Computed tomography (CT) has long been considered the optimal imaging technique for the detection of cholesteatomas. However, this modality often lacks specificity, particularly in patients with an absence of definite bony erosion or a history of surgical excision. Several investigators have proposed magnetic resonance imaging with diffusion-weighted imaging (DWI) as a means of diagnosing the presence and extent of cholesteatomas, particularly when CT results are equivocal. The rationale for the use of DWI is that cholesteatomas demonstrate restricted diffusion and granulation tissue does not. In this retrospective study, we review our experience with 12 patients who had undergone DWI for evaluation of a mass in the middle ear, mastoid, or petrous apex. Ten of these patients had previously undergone middle ear surgery, 8 for cholesteatoma resection. On DWI, 9 patients demonstrated restricted diffusion. Of these, 8 patients underwent surgical resection, and all were found to have had a cholesteatoma. Of the 3 patients who had not demonstrated restricted diffusion on DWI, 2 did not undergo surgery and the other was found to have only chronic inflammation at surgery. Based on our limited experience, we believe that DWI can be useful in confirming the diagnosis of cholesteatoma. Moreover, it may alter patient management, particularly in patients whose previous tympanoplasty/mastoidectomy does not allow for an adequate clinical inspection of the middle ear cavity.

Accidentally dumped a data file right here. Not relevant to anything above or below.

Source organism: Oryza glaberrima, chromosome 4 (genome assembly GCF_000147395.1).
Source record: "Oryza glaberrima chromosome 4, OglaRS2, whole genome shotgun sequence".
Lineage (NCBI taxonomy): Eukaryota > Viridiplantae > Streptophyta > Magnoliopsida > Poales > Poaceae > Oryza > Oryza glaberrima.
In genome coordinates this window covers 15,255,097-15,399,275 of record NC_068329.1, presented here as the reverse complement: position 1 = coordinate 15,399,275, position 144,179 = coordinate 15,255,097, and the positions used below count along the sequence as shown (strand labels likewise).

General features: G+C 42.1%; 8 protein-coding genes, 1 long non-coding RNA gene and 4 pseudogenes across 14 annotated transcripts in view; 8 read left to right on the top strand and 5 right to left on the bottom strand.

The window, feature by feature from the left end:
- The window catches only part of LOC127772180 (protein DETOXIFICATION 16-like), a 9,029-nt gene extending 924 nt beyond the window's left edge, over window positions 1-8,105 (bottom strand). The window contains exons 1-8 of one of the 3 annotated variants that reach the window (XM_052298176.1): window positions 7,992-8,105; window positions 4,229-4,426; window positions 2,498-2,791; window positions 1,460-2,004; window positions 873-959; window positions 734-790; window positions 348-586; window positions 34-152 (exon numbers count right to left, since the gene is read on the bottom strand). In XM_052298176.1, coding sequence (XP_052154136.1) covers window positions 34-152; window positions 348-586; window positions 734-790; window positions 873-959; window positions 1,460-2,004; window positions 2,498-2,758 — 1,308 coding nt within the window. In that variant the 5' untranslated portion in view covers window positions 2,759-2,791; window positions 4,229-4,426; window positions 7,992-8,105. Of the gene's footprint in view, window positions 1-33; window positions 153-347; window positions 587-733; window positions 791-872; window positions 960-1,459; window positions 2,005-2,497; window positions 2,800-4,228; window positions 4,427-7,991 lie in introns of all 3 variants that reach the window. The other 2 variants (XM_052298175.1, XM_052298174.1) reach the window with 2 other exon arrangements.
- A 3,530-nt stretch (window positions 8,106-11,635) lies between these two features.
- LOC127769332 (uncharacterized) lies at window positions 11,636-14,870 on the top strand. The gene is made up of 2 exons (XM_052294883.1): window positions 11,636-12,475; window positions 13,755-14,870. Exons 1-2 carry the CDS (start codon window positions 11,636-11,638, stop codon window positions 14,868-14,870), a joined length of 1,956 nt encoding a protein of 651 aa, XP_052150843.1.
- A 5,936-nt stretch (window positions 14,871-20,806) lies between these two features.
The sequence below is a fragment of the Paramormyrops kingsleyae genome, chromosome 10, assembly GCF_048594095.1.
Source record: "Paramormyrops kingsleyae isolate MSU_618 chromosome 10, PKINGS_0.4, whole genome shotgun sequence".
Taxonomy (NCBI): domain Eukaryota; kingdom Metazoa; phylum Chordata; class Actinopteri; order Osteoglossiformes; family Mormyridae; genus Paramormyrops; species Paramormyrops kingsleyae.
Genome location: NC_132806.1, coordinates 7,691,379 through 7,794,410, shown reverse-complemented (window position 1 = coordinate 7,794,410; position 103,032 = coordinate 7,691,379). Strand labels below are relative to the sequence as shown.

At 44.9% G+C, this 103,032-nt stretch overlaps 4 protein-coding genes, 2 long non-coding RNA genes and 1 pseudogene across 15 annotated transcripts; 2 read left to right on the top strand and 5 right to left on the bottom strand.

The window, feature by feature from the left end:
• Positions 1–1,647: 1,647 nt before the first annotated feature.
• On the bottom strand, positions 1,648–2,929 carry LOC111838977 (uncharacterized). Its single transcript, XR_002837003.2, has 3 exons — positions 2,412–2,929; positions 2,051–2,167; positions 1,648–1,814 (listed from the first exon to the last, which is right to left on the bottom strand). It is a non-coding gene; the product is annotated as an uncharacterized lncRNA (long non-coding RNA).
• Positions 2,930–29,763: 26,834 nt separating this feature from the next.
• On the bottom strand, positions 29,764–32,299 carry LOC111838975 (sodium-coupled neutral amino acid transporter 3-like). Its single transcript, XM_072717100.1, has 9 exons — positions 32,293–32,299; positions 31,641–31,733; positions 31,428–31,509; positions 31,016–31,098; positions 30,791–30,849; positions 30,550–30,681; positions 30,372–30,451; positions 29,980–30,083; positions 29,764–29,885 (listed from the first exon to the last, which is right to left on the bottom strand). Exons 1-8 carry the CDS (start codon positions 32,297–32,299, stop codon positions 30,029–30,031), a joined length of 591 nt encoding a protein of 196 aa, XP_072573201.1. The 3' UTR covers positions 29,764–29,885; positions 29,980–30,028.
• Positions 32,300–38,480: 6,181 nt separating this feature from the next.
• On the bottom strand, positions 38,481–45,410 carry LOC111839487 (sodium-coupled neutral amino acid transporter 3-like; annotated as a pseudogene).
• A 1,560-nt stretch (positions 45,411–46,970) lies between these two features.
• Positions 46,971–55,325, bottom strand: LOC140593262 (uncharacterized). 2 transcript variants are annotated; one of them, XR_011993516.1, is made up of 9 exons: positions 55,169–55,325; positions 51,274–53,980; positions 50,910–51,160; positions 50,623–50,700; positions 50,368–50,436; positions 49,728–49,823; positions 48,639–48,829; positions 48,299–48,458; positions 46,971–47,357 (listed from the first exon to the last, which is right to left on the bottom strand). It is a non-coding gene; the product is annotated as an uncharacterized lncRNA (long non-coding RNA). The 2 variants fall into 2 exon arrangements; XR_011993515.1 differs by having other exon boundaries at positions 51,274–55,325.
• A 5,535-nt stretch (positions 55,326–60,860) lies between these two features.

Characterization of ossicular chain vibration at the umbo: Implications for a middle ear microelectromechanical system design

January 1, 2010     Darrin J. Young, PhD, Mark A. Zurcher, MS, Tung Trang, MD, Cliff A. Megerian, MD, and Wen H. Ko, PhD
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Abstract